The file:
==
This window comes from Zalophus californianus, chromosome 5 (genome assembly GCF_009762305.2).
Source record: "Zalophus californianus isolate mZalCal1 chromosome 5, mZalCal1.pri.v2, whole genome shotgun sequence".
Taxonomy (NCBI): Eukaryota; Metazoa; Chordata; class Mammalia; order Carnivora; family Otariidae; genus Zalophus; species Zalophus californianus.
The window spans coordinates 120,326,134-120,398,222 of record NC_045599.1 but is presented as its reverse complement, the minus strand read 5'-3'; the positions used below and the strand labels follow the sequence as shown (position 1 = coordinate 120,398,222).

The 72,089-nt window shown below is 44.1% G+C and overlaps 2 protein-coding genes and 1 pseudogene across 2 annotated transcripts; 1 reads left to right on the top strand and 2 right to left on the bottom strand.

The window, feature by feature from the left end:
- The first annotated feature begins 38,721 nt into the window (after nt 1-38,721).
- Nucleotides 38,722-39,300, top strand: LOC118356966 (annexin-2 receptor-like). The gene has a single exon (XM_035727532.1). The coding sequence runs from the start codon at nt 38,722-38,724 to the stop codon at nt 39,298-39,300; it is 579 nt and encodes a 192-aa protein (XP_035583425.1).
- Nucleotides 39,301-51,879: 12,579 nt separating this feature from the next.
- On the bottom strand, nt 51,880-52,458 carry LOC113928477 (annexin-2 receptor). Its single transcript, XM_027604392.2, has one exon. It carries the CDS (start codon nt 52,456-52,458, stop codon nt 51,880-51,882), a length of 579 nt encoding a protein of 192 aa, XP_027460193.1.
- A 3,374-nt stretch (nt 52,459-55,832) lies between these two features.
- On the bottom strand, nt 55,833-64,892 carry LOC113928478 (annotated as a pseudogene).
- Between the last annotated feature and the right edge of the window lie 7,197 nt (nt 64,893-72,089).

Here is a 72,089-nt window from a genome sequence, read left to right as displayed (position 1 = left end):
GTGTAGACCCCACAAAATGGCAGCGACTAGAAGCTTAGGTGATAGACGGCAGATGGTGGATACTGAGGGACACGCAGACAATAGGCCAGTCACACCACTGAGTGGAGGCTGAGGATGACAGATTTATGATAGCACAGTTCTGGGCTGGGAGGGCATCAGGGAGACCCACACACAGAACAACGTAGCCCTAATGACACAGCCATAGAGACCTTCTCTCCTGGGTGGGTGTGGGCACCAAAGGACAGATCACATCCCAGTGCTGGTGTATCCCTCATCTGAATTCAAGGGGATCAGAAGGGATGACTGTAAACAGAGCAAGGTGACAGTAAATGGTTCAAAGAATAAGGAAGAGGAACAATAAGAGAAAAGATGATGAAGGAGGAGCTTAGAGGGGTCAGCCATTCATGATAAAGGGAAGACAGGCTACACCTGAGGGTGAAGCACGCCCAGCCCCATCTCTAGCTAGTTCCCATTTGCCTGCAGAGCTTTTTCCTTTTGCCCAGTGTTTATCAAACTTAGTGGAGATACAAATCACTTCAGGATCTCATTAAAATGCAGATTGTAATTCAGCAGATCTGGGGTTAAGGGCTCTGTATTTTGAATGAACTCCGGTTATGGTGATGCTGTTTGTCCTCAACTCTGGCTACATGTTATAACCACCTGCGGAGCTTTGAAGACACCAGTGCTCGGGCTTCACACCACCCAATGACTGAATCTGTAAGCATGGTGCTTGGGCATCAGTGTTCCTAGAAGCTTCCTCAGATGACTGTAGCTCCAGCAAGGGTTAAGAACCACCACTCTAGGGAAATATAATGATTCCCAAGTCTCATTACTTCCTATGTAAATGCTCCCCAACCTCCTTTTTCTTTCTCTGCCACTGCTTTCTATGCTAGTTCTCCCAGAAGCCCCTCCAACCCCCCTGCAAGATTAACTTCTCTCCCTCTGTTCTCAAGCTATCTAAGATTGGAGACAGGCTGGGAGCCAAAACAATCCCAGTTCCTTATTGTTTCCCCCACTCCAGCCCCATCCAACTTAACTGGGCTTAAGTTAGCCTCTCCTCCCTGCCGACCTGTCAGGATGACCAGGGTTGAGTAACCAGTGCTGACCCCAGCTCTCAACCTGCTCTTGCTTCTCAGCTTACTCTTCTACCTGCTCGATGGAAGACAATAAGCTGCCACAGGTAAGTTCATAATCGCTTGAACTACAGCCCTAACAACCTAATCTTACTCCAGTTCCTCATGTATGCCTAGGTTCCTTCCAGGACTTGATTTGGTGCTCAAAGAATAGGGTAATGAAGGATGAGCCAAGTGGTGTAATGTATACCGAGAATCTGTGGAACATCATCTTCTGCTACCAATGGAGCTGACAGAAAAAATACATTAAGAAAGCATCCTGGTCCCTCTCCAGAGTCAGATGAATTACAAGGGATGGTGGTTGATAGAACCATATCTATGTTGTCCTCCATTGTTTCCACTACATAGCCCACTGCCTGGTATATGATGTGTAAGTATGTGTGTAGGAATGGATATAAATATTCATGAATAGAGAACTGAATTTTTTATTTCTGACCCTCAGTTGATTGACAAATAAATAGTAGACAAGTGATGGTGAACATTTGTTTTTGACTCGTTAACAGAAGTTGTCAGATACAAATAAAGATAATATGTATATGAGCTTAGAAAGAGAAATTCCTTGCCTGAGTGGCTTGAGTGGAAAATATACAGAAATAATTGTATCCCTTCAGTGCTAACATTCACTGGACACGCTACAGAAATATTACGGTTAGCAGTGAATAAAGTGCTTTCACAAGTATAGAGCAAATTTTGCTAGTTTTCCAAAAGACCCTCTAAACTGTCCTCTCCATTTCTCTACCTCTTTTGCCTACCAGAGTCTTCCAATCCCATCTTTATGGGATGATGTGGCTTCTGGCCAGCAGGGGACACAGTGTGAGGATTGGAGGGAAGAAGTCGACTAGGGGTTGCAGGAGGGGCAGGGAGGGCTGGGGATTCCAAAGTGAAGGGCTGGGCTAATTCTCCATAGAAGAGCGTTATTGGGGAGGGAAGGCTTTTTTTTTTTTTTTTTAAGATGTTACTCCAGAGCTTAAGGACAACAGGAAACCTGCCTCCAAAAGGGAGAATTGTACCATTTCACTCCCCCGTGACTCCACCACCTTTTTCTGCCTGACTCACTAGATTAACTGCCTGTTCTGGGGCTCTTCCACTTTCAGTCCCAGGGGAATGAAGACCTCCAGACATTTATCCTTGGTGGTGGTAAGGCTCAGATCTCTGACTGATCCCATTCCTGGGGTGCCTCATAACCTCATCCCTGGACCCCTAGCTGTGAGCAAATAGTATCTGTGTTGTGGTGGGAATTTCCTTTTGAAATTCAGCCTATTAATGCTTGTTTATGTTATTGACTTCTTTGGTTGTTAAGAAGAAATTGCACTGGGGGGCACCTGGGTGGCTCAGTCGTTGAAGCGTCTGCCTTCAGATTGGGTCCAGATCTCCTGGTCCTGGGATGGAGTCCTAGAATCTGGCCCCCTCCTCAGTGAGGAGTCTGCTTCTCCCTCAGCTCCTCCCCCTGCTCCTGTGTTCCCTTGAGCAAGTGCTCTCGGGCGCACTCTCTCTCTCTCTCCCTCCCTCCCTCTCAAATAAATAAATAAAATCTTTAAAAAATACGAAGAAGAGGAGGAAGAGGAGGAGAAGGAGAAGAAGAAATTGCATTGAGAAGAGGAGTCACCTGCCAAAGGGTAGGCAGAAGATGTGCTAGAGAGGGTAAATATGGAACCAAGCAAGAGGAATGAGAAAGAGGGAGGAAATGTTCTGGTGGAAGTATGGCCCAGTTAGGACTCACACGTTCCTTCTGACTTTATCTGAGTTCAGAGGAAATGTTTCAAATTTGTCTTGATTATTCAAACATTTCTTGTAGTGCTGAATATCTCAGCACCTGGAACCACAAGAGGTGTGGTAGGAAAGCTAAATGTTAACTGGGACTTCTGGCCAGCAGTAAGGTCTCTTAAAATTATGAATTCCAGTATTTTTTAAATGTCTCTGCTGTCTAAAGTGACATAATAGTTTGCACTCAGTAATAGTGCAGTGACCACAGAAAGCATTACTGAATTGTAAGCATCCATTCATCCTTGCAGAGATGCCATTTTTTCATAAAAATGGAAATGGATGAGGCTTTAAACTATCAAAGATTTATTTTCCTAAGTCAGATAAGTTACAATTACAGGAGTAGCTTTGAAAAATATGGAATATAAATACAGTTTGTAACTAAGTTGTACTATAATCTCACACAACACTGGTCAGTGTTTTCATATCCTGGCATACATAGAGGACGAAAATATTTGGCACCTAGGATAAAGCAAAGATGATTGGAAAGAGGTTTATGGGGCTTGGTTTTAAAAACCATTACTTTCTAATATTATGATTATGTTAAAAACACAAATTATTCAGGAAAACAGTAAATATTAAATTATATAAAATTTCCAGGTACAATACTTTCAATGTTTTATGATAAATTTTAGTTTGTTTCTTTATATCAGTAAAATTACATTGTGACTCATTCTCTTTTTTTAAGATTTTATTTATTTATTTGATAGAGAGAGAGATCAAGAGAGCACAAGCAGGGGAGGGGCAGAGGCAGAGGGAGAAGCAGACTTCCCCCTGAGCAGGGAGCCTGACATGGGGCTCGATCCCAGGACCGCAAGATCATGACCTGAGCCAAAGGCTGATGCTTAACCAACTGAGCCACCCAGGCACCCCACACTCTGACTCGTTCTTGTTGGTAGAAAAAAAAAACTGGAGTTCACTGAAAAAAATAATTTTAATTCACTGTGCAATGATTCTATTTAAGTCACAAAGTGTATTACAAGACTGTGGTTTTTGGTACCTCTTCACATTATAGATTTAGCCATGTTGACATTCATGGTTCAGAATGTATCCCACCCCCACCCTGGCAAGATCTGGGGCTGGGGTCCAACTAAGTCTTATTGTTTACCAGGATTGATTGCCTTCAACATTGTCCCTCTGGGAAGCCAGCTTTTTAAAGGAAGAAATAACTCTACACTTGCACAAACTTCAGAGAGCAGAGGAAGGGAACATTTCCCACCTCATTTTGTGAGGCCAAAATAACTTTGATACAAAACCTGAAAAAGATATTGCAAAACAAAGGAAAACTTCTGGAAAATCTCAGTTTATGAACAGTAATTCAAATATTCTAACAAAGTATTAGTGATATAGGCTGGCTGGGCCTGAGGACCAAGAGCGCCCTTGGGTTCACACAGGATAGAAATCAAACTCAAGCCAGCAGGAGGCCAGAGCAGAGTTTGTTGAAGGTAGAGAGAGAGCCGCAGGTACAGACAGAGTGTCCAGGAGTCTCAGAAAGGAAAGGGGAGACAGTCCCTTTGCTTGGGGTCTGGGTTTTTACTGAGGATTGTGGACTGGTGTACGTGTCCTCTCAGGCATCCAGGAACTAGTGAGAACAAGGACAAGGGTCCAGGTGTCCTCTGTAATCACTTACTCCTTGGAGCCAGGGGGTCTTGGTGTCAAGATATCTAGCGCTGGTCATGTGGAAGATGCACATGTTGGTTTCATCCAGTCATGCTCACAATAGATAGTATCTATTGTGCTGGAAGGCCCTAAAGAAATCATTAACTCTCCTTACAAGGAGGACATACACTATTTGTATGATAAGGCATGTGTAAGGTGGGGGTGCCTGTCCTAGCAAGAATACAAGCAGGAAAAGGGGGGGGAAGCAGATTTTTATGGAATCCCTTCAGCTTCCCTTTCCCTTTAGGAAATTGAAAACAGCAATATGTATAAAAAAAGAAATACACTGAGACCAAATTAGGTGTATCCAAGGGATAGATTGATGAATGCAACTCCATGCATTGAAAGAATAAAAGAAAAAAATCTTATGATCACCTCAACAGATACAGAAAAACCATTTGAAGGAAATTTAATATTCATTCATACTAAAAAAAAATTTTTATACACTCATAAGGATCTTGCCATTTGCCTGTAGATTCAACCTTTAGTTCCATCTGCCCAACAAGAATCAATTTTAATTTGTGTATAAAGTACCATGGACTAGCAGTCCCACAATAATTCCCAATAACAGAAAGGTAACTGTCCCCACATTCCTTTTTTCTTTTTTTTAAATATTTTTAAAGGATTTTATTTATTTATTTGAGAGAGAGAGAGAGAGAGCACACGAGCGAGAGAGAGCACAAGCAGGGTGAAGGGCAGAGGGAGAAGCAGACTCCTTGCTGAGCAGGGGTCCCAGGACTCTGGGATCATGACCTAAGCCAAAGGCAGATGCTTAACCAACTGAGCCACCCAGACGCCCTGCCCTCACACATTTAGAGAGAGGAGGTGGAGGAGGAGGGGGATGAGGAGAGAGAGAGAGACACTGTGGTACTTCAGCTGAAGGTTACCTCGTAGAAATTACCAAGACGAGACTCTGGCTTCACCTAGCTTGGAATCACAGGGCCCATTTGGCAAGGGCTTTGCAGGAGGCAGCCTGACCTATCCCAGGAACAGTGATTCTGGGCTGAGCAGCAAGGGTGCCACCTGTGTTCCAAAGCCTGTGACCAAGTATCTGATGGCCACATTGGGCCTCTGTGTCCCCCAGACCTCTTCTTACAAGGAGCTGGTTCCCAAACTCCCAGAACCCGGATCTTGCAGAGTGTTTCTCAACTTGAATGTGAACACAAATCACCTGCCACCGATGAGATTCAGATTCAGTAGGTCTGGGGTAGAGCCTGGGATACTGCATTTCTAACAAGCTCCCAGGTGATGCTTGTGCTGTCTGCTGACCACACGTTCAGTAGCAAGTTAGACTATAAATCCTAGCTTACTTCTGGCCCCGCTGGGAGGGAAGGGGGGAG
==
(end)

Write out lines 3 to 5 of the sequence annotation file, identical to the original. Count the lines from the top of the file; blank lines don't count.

Taxonomy (NCBI): Eukaryota; Metazoa; Chordata; class Mammalia; order Carnivora; family Otariidae; genus Zalophus; species Zalophus californianus.
The window spans coordinates 120,326,134-120,398,222 of record NC_045599.1 but is presented as its reverse complement, the minus strand read 5'-3'; the positions used below and the strand labels follow the sequence as shown (position 1 = coordinate 120,398,222).

The 72,089-nt window shown below is 44.1% G+C and overlaps 2 protein-coding genes and 1 pseudogene across 2 annotated transcripts; 1 reads left to right on the top strand and 2 right to left on the bottom strand.